Versatile platform: With a billion-plus people populating the unique-ID system, Aadhaar, and the India Stack of digitally enabled offerings built on top of Aadhaar, the country has a platform for growth unlike any other in the world. It can, in principle, catalyse innovative applications, nurture an entrepreneurial ecosystem and generate a massive amount of data that can train algorithms and help develop more intelligence — the “I” in AI. To be sure, there are plenty of challenges to overcome: Getting the right participants, stakeholders and talent base to come together, providing capital and ensuring privacy, security and usability of the data. None of these can be taken for granted.
Key actors: The private sector is the biggest investor in AI. The good news is that India has an early start here. The global AI majors are active in India and view it as one of the world’s most promising digital growth markets; 58 per cent of the companies using AI in India are working with the technology at scale, according to Capgemini. This puts India in a clear third place behind the US and China and ahead of Europe. Europe’s more stringent data protection rules and regulations and slowing digital momentum will further constrain the interests of innovative companies. With economies of scale working in India’s favour, this could create a virtuous cycle of private sector AI investment and innovation activity.
Abundant applications: The truly game-changing applications of AI are not necessarily in smart speakers or self-driving cars. The technology can address long-standing societal and human development problems of the kind that abound in India. Think of tackling dengue and Chikungunya, two of the more formidable mosquito-borne public health crises. It is essential to get data on its incidence early and predict its path. Project Premonition, for example, an AI project of Microsoft, uses mosquitoes themselves as data collection devices. When a mosquito bites an animal, each bite contains DNA identifying the types of animals bitten, the type of mosquito-borne disease, and any unknown viruses. Drones can locate mosquito hotspots, robotic traps can collect bite specimens and AI will analyse the data and search for pathogens. In addition to this and other healthcare applications, AI can be used for myriad other purposes stretching across farming, transport, infrastructure, education and crime prevention — all productivity-boosting and job-creating applications ready and waiting across India. It is hard to find another country ready with these many deep value-creating AI applications.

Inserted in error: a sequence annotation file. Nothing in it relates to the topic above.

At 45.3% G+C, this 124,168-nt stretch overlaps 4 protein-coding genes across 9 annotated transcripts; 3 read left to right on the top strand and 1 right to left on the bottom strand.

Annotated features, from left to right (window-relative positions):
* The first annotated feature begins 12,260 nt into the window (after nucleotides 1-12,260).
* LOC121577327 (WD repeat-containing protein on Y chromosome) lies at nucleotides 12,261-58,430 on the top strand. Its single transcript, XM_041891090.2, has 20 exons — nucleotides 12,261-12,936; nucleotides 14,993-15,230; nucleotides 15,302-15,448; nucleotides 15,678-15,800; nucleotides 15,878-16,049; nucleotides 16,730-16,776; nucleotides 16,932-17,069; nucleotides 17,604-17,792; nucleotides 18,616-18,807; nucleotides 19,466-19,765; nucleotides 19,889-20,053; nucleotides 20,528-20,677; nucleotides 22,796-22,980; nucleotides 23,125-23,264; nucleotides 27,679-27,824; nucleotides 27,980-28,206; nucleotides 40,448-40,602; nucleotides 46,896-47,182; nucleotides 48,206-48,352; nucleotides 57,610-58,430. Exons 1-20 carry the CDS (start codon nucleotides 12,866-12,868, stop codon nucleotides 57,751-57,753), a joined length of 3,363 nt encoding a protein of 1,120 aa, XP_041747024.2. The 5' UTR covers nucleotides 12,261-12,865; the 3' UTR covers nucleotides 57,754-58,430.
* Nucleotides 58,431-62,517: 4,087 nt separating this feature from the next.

India’s policymakers seem to have smelled the AI-flavoured coffee, albeit a bit late. The budget for Digital India was doubled; the IT ministry has formed four AI committees; the government’s think tank, the Niti Aayog, is tasked with coordination across AI initiatives. The Niti Aayog, for its part, has just announced an AI partnership with Google and has released a white paper, National Strategy for Artificial Intelligence.
But are we truly ready to meet the SBI challenge? I am afraid not. Fortunately, like the intelligence we have celebrated here, the SBI’s deadline is an artificial one, but it should be used by policymakers as a wake-up call. If Sundar Pichai is right about AI being as profound as electricity and India goes all in for AI, it will stand up and be counted among the nations that matter in the 21st century, even if that comes with an asterisk marking its “emerging” status. If done right, it can spike productivity, save lives and produce new livelihoods — jobs that the country’s youth desperately need. Not quite the discovery of fire, but jump-starting India’s abysmal productivity alone may be profound enough.